That people are leaving their home countries because they want to find a better life somewhere else is a phenomenon that is probably as old as mankind itself. But to me it seems that the extent and speed of this migration has increased a lot in the 20th and 21st centuries beyond anything experienced before.
Apart from the increase of the number of migrants, there is something else that puzzles me about this development: the cynicism and application of double standards towards migrants. While those of “us” westerners who work for some time or permanently abroad (like the writer of these lines) are usually labeled “expatriates”, the words that are used to characterize someone who for good reasons is looking for work in a wealthy country of the West are “economic migrant”, “poverty migrant”, “illegal immigrant”, “asylum shopper” – and these are still the more friendly terms.
When during the existence of the Iron Curtain migration from Eastern Europe was extremely limited, and those who tried to flee were leaving their countries in very dangerous circumstances, these migrants were branded as heroes and freedom fighters who wanted to leave behind a terrible communist dictatorship; now when the same people leave their places for the same reason – an unbearable situation for themselves and their families – they are usually downgraded linguistically a lot.
And those who flee by boat via the Mediterranean to Europe, or to Australia via the Indian Ocean: they all could be saved, but better let them drown so that less of “them” cause “us” any trouble…Welcome to the world of hypocrisy! – the same world that doesn’t give a damn about the civilians and children that fall victim to the drone assassinations of the “West” and starts a discussion about the moral implications of this extra-legal killings on a large scale only in that moment when some of the victims happen by chance to be one of “us” (i.e. Christians from Western countries).
Forced migration, ethnic cleansing, the attempt to cross borders in search for a better life, and the situation of exile in general are important topics of the literature of the last decades. The story Men in the Sun by the Palestinian author Ghassan Kanafani is a classic in this respect.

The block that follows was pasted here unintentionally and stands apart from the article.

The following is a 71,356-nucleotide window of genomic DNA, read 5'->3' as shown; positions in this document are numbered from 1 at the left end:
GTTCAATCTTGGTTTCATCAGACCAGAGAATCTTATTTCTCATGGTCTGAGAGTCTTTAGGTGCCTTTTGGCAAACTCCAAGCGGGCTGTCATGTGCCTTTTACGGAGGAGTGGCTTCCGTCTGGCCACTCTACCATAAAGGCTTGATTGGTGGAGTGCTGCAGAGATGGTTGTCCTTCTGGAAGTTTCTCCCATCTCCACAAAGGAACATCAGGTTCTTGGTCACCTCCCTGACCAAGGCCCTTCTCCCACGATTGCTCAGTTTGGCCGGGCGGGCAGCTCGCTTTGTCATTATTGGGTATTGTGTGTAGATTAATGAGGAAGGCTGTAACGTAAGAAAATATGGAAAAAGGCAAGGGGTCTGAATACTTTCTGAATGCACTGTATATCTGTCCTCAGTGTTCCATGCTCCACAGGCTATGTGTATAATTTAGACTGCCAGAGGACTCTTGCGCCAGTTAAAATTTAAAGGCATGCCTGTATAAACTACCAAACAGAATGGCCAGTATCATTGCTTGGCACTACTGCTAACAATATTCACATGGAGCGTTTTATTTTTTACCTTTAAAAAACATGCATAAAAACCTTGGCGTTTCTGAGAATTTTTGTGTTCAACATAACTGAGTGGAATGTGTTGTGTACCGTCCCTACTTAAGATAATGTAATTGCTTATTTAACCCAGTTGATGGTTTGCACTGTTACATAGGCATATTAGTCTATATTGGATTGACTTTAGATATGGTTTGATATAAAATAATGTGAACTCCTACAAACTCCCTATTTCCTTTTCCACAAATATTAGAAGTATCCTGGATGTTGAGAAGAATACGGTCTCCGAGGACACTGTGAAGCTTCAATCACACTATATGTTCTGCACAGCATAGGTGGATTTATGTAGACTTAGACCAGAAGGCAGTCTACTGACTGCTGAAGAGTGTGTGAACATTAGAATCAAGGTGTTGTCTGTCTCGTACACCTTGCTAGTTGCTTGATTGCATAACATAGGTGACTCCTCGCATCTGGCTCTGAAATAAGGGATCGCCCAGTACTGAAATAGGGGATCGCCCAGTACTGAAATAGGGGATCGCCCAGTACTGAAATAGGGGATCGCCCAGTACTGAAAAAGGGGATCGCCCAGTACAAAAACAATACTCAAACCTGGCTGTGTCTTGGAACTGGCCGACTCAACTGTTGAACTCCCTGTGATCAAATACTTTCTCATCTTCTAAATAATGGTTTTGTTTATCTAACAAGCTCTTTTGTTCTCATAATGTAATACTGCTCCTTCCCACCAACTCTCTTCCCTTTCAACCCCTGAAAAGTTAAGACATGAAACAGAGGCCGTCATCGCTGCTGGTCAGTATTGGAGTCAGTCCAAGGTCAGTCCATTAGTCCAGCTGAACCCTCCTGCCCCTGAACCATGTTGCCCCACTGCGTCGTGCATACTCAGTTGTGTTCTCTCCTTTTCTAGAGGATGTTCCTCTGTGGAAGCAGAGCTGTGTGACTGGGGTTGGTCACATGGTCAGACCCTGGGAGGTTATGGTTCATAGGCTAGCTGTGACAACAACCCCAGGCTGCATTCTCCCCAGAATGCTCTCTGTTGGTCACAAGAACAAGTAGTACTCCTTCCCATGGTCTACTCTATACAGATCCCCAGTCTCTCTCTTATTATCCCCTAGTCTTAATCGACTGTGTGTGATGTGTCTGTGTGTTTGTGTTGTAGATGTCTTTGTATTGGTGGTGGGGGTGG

Three Palestinian men that lost their homes in Palestine during the events of 1947/48 (the Naqba, or catastrophe, as it is called by the victims) are in the center of the story. They lead a rather miserable life without any perspective in the huge refugee camps in Jordan, Iraq and other Arab countries. (As an aside: also the Arab countries apply double standards; while “the Palestinians” are usually considered the victims of Zionism/Imperialism, most of the real Palestinians are less welcome by these countries and still live in refugee camps, decades after their eviction. Only Jordan granted the majority of them citizen rights.)
Kuwait, in the early 1960s developing its oil industry, was in this moment for many of these men a kind of Promised Land. Once you made it there (illegally), you had – with a little bit of luck, connections and backshish – a chance to get an employment based on a temporary contract. A unique opportunity to support your beloved one’s in the refugee camps, pay for a decent education for your siblings, or prepare to get married.
Basra in Iraq was at that time the place from which many small groups left to make their way past the border guards through the desert. Smuggling refugees was (and is) a very profitable business, and so we witness our three main characters looking for an affordable and reliable guide.
Kanafani made a very good decision to introduce each of the three men, their background and their way of thinking, their different character and outlook on life in a separate chapter.